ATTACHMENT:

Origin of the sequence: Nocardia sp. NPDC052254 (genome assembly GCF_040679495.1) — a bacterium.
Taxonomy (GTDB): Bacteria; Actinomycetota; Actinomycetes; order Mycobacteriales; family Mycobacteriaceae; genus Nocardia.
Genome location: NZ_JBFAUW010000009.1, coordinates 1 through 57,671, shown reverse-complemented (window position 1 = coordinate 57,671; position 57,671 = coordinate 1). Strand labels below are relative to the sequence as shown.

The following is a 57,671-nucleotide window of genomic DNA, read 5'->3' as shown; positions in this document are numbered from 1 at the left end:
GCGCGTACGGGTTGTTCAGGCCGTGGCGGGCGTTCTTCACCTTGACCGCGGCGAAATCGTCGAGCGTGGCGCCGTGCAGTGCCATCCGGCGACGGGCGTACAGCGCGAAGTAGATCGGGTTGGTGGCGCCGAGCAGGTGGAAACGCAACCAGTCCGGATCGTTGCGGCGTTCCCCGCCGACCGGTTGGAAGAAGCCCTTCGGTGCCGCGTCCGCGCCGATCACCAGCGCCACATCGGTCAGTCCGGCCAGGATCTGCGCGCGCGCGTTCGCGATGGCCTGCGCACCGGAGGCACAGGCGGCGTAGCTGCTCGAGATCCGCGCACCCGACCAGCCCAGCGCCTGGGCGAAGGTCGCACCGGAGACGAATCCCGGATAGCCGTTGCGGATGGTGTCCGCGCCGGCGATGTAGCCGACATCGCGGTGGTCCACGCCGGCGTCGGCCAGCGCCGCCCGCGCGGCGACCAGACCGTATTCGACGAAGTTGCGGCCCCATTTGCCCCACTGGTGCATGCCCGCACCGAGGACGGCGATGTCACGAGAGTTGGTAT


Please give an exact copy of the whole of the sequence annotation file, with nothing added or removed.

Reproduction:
Origin of the sequence: Nocardia sp. NPDC052254 (genome assembly GCF_040679495.1) — a bacterium.
Taxonomy (GTDB): Bacteria; Actinomycetota; Actinomycetes; order Mycobacteriales; family Mycobacteriaceae; genus Nocardia.
Genome location: NZ_JBFAUW010000009.1, coordinates 1 through 57,671, shown reverse-complemented (window position 1 = coordinate 57,671; position 57,671 = coordinate 1). Strand labels below are relative to the sequence as shown.

The following is a 57,671-nucleotide window of genomic DNA, read 5'->3' as shown; positions in this document are numbered from 1 at the left end:
GCGCGTACGGGTTGTTCAGGCCGTGGCGGGCGTTCTTCACCTTGACCGCGGCGAAATCGTCGAGCGTGGCGCCGTGCAGTGCCATCCGGCGACGGGCGTACAGCGCGAAGTAGATCGGGTTGGTGGCGCCGAGCAGGTGGAAACGCAACCAGTCCGGATCGTTGCGGCGTTCCCCGCCGACCGGTTGGAAGAAGCCCTTCGGTGCCGCGTCCGCGCCGATCACCAGCGCCACATCGGTCAGTCCGGCCAGGATCTGCGCGCGCGCGTTCGCGATGGCCTGCGCACCGGAGGCACAGGCGGCGTAGCTGCTCGAGATCCGCGCACCCGACCAGCCCAGCGCCTGGGCGAAGGTCGCACCGGAGACGAATCCCGGATAGCCGTTGCGGATGGTGTCCGCGCCGGCGATGTAGCCGACATCGCGGTGGTCCACGCCGGCGTCGGCCAGCGCCGCCCGCGCGGCGACCAGACCGTATTCGACGAAGTTGCGGCCCCATTTGCCCCACTGGTGCATGCCCGCACCGAGGACGGCGATGTCACGAGAGTTGGTAT